Key matchup: Monte vs. McElroy

Monte Kiffin spent the past two decades figuring out ways to shut down guys like Peyton Manning, Tom Brady and Donovan McNabb. Today he'll try to shut down Greg McElroy.

It doesn't sound like such a tough task when you view it from that perspective, does it?

After coaching in the NFL for 26 years, Kiffin is coordinating a Tennessee defense that will face top-ranked and unbeaten Alabama at 2:30 Central today in Tuscaloosa. Slowing down Tide tailback Mark Ingram, who ran for 246 yards last weekend vs. South Carolina, is Job One. If the Vols accomplish that, though, Job Two will be to keep McElroy from torching them through the air.

McElroy, a 6-3, 220-pound junior, was very good in Game 1 vs. Virginia Tech (15 of 30, 230 yards), better in Game 2 vs. Florida International (18 of 24, 241 yards), precise in Game 3 vs. North Texas (13 of 15, 176 yards) and brilliant in Game 4 vs. Arkansas (17 of 24, 291 yards). He rallied from a slow start in Game 5 vs. Kentucky to finish 15 of 26 for 148 yards.

Through five games, McElroy was 78 of 119 (65.5 percent) for 1,086 yards with 9 touchdowns and 1 interception. But the last two games he struggled mightily - 15 of 34 for 147 yards vs. Ole Miss and 10 of 20 for 92 yards vs. South Carolina.

"For whatever reason, he's had two games in a row where he was a combined under 50 percent completions with no touchdown passes," Tennessee head coach Lane Kiffin said earlier this week. "It just hasn't been clicking for him for two games. But he hasn't made the major mistakes - throwing interceptions for touchdowns. He's made some mistakes but they haven't been big."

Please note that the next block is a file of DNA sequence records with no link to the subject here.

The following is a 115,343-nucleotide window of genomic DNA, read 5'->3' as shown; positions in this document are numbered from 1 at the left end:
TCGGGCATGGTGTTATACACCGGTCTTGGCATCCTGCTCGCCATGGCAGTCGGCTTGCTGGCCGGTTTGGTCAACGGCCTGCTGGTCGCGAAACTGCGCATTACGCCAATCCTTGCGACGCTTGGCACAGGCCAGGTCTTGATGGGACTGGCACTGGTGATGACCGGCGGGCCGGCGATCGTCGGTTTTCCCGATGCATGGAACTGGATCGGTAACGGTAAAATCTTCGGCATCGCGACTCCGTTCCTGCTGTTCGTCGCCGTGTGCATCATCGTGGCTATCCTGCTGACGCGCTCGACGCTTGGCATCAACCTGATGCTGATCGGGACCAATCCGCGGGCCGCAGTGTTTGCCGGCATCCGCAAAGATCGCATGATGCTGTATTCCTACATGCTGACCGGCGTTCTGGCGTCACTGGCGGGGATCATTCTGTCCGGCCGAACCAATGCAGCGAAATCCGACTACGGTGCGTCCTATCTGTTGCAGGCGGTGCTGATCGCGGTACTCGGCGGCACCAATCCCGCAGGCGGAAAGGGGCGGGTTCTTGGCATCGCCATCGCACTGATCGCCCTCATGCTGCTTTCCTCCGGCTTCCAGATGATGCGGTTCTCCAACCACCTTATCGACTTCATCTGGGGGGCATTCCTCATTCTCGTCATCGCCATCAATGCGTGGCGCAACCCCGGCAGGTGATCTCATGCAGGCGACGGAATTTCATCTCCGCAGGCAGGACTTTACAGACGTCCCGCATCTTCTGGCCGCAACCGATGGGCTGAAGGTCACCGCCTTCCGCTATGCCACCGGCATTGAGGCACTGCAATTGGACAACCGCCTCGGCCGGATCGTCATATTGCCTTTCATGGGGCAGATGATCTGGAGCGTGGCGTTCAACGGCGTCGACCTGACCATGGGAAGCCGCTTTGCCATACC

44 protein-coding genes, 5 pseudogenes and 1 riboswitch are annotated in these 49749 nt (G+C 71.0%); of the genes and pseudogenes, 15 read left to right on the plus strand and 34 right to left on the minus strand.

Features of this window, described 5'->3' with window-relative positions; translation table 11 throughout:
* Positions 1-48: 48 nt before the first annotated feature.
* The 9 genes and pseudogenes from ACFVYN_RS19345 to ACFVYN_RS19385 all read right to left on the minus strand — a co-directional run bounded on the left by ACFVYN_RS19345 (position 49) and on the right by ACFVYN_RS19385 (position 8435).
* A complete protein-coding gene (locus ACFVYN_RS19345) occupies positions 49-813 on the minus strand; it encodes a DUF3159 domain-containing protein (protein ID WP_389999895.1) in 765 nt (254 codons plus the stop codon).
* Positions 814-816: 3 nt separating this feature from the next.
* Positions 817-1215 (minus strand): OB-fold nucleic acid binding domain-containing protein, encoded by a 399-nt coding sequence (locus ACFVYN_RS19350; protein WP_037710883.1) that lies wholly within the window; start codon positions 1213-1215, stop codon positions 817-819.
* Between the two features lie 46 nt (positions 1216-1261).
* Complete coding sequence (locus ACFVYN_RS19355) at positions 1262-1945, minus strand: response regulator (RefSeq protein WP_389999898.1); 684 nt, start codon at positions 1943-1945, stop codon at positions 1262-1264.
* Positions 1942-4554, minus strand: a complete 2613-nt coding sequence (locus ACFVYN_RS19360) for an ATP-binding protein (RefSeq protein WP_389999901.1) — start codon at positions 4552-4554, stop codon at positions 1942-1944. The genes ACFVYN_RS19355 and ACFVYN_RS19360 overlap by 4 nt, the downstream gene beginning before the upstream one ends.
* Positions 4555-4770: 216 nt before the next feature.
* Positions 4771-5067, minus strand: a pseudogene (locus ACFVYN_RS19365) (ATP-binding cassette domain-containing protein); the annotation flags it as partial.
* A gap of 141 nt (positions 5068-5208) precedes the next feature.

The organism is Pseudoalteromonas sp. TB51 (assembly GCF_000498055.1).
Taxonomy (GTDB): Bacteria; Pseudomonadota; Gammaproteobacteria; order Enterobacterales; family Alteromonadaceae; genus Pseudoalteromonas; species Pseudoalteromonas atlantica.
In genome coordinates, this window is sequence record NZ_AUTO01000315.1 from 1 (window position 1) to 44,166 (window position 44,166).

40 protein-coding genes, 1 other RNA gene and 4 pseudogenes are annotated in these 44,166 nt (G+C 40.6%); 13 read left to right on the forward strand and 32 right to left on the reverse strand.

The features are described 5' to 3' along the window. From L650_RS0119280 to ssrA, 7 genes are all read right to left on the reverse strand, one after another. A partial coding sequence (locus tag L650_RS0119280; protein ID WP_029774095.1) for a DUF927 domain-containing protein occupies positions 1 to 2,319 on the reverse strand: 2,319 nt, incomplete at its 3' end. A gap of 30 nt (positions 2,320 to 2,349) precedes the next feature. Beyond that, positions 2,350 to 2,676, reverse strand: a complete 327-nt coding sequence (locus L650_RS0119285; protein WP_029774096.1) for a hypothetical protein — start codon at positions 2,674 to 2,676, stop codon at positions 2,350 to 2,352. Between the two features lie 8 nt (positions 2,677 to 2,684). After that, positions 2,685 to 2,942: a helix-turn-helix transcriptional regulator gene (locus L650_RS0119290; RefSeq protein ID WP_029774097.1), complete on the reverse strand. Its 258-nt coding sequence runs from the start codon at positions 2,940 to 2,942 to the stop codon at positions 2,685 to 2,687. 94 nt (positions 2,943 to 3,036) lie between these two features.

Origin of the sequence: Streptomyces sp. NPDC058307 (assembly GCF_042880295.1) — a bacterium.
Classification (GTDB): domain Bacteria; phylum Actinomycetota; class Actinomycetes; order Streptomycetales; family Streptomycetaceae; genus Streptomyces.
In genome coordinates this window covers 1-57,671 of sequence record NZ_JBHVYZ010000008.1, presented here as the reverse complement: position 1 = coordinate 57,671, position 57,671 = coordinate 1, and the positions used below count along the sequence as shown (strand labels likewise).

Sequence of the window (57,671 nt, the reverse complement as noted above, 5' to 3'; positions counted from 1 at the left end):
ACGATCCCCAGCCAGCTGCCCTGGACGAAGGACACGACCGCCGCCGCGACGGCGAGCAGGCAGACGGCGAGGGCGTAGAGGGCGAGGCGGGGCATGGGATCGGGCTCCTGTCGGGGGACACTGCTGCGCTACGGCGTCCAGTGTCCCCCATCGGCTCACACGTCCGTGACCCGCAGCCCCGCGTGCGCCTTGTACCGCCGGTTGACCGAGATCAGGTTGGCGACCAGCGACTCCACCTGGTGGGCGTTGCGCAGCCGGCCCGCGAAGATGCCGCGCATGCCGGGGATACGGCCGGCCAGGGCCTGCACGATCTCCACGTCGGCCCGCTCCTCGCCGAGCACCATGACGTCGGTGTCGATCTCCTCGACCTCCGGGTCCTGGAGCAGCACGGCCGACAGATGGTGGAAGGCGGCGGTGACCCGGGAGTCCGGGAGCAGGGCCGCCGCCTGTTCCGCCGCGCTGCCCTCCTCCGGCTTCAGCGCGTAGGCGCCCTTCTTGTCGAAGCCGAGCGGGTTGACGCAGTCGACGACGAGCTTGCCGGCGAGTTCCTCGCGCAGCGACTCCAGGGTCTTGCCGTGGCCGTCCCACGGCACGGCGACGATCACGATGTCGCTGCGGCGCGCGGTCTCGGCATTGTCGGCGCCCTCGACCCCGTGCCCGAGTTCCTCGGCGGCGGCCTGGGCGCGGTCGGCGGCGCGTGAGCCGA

That's where Monte Kiffin comes in. His job will be to use blitzes and disguised coverages to rattle McElroy into making a few game-changing mistakes. That's no simple task, however, because Nick Saban is reluctant to put a game on his quarterback's shoulders.

"The head coach is a defensive-minded head coach that loves to run the ball," Lane Kiffin noted. "If things aren't going well, he leans to his defense, turns around and hands the ball off."

After watching McElroy on tape, Tennessee defensive end Chris Walker is reminded of a quarterback the Vols already faced.

"He's similar to the Todd kid from Auburn," Walker said, referring to Tiger senior Chris Todd. "He's going to find his open receivers, and he's not going to miss any throws. When it comes time for them to pass the ball, we're really going to have to be on our A-game because they have a great receiver in Julio Jones."

Jones certainly looked great as a freshman in 2008, ranking third among SEC receivers in catches (58) and receiving yards (924). He also averaged a hefty 15.9 yards per catch.

This season, however, Jones has been more decoy than dynamo - catching just 13 balls for 175 yards and a 13.5-yard average. Still, he has Tennessee's respect and attention.

"He's a phenomenal player," Lane Kiffin said. "Julio is as dangerous as they come with the ball. I don't see teams taking away very much. I just think they don't throw him the ball."

Perhaps Jones isn't 100 percent healthy. Perhaps opponents have double- and triple-covered him. Perhaps he's not as motivated as he was last fall. Whatever the case may be, he's undaunted and the Tide is undefeated.

"It's hard to argue with what they're doing," Lane Kiffin said. "They're a great offense and they run the ball. But you always have to be prepared for him. He only has one touchdown all season but he can very easily get three or four in a game real quick."

If Jones gets "three or four" today, that means Monte Kiffin wasn't able to rattle Greg McElroy. It also means the Vols are in for a long afternoon.

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